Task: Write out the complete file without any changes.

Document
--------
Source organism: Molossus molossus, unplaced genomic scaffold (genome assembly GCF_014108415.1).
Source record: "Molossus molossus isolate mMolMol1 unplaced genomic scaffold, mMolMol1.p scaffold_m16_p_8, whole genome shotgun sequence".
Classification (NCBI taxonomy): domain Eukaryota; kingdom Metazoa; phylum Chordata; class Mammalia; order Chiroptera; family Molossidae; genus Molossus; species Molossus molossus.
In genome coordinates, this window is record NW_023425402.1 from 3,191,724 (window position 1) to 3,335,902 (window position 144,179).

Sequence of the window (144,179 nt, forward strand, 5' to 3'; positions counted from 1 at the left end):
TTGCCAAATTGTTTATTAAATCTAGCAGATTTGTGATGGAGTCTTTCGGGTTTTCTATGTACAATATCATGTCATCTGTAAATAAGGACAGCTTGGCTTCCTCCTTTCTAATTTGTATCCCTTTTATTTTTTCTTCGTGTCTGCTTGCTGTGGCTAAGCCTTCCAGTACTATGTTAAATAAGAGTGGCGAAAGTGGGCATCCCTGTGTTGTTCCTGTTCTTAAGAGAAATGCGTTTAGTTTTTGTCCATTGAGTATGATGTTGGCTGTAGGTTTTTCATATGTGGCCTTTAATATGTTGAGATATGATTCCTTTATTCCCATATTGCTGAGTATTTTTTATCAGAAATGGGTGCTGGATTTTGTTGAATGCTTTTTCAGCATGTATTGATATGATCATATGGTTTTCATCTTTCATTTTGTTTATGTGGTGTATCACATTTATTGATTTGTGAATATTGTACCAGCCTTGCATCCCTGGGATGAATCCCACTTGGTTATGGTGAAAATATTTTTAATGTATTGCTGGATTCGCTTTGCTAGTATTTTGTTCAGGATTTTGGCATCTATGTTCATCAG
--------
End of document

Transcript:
Source organism: Molossus molossus, unplaced genomic scaffold (genome assembly GCF_014108415.1).
Source record: "Molossus molossus isolate mMolMol1 unplaced genomic scaffold, mMolMol1.p scaffold_m16_p_8, whole genome shotgun sequence".
Classification (NCBI taxonomy): domain Eukaryota; kingdom Metazoa; phylum Chordata; class Mammalia; order Chiroptera; family Molossidae; genus Molossus; species Molossus molossus.
In genome coordinates, this window is record NW_023425402.1 from 3,191,724 (window position 1) to 3,335,902 (window position 144,179).

Sequence of the window (144,179 nt, forward strand, 5' to 3'; positions counted from 1 at the left end):
TTGCCAAATTGTTTATTAAATCTAGCAGATTTGTGATGGAGTCTTTCGGGTTTTCTATGTACAATATCATGTCATCTGTAAATAAGGACAGCTTGGCTTCCTCCTTTCTAATTTGTATCCCTTTTATTTTTTCTTCGTGTCTGCTTGCTGTGGCTAAGCCTTCCAGTACTATGTTAAATAAGAGTGGCGAAAGTGGGCATCCCTGTGTTGTTCCTGTTCTTAAGAGAAATGCGTTTAGTTTTTGTCCATTGAGTATGATGTTGGCTGTAGGTTTTTCATATGTGGCCTTTAATATGTTGAGATATGATTCCTTTATTCCCATATTGCTGAGTATTTTTTATCAGAAATGGGTGCTGGATTTTGTTGAATGCTTTTTCAGCATGTATTGATATGATCATATGGTTTTCATCTTTCATTTTGTTTATGTGGTGTATCACATTTATTGATTTGTGAATATTGTACCAGCCTTGCATCCCTGGGATGAATCCCACTTGGTTATGGTGAAAATATTTTTAATGTATTGCTGGATTCGCTTTGCTAGTATTTTGTTCAGGATTTTGGCATCTATGTTCATCAG